St. Katharine Drexel

Katharine Drexel was born in Philadelphia on November 26, 1858, the second child of Hannah and Francis Anthony Drexel. Hannah died five weeks after her baby's birth. For two years Katharine and her sister, Elizabeth, were cared for by their aunt and uncle, Ellen and Anthony Drexel. When Francis married Emma Bouvier in 1860 he brought his two daughters home. A third daughter, Louise, was born in 1863. The children grew up in a loving family atmosphere permeated by deep faith.

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St. Katharine Drexel’s Father

Francis Anthony Drexel

Katharine Drexel's father was a nationally and internationally well known banker. He learned the banking business in Drexel & Co. founded by his father in Philadelphia. He had three daughters, Elizabeth, Katharine and Louise. At his death in 1885, besides providing for his daughters, he left $14,000,000 to charity.

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St. Katharine Drexel’s Birth Mother

Hannah Langstroth Drexel

Married in 1854 to Francis Anthony, Hannah gave birth to a daughter Elizabeth and three years later to Katharine in 1858. Never fully recovered from childbirth, Hannah died five weeks later.

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St. Katharine Drexel’s Mother

Emma Bouvier Drexel

In 1860 Francis married Emma in Old St. Joseph Church. In 1863 Louise was born. Family prayer was integrated into their daily life. Emma opened the doors of the Drexel home three afternoons a week to the poor. When they were old enough, the girls helped her distribute clothing, food, medicine, rent money, etc. They learned that wealth was a gift to be shared with those in need.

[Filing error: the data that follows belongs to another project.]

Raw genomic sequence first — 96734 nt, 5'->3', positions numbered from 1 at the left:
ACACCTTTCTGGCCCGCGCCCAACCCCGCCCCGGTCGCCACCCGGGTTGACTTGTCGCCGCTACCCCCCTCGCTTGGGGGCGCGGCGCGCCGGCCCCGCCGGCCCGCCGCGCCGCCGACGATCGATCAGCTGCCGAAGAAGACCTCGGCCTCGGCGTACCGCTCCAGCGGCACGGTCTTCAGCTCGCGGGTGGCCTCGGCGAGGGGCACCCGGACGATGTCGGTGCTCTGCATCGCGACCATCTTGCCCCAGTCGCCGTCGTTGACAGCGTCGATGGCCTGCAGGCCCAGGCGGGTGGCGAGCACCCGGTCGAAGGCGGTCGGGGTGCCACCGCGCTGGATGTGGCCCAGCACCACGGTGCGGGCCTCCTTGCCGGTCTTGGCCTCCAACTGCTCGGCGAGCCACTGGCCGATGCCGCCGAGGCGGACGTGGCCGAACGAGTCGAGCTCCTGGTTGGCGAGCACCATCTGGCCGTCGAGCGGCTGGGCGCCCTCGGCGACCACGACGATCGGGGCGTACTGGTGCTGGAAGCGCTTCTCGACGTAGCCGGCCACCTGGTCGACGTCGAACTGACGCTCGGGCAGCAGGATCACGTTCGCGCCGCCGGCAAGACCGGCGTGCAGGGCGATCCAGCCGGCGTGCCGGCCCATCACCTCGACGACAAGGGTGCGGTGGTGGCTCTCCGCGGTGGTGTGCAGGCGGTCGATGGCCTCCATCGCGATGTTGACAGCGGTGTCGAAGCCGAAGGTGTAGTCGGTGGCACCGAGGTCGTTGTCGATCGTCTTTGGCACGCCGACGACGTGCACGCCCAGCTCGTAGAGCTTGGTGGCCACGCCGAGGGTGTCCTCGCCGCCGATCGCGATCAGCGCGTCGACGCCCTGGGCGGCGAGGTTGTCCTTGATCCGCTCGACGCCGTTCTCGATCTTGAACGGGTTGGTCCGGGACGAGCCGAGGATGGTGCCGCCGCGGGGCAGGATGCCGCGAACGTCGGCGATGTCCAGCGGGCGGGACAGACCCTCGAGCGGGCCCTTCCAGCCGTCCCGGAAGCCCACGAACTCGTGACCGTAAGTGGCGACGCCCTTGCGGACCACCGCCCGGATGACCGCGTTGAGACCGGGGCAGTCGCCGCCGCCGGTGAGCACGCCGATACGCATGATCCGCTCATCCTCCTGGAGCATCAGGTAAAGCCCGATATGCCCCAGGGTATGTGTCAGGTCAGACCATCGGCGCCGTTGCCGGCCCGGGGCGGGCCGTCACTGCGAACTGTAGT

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St. Katharine Drexel’s Sister

Elizabeth Drexel Smith

Interested in assisting orphans. Elizabeth began St. Francis de Sales Industrial School for orphaned boys. In January 1890, she married Walter George Smith. During an extended honeymoon in Europe, she became pregnant and seriously ill. Somewhat better, in September she and Walter returned home to awaited the birth of their first child. Again becoming gravely ill, Elizabeth and the baby died on Sept. 26, 1890.

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St. Katharine Drexel’s Sister

Louise Drexel Morrell

Louise's outreach focused on African Americans, however, when she married Edward Morrell in 1889, they both promoted the rights of Native American and Black people. They built St. Emma, an industrial school, later a military academy, on property in Virginia as a boarding school for black boys. On property across Deep Creek, St. Katharine build St. Francis de Sales, a boarding school for black girls.

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Drexel Daughters

Family Portrait

Katharine, Louise and Elizabeth. Emma always dressed Louise in white or blue. Katharine and Elizabeth always lovingly regarded Emma as their mother. The term "step-mother" was never used by them. Emma cherished each of "her" girls.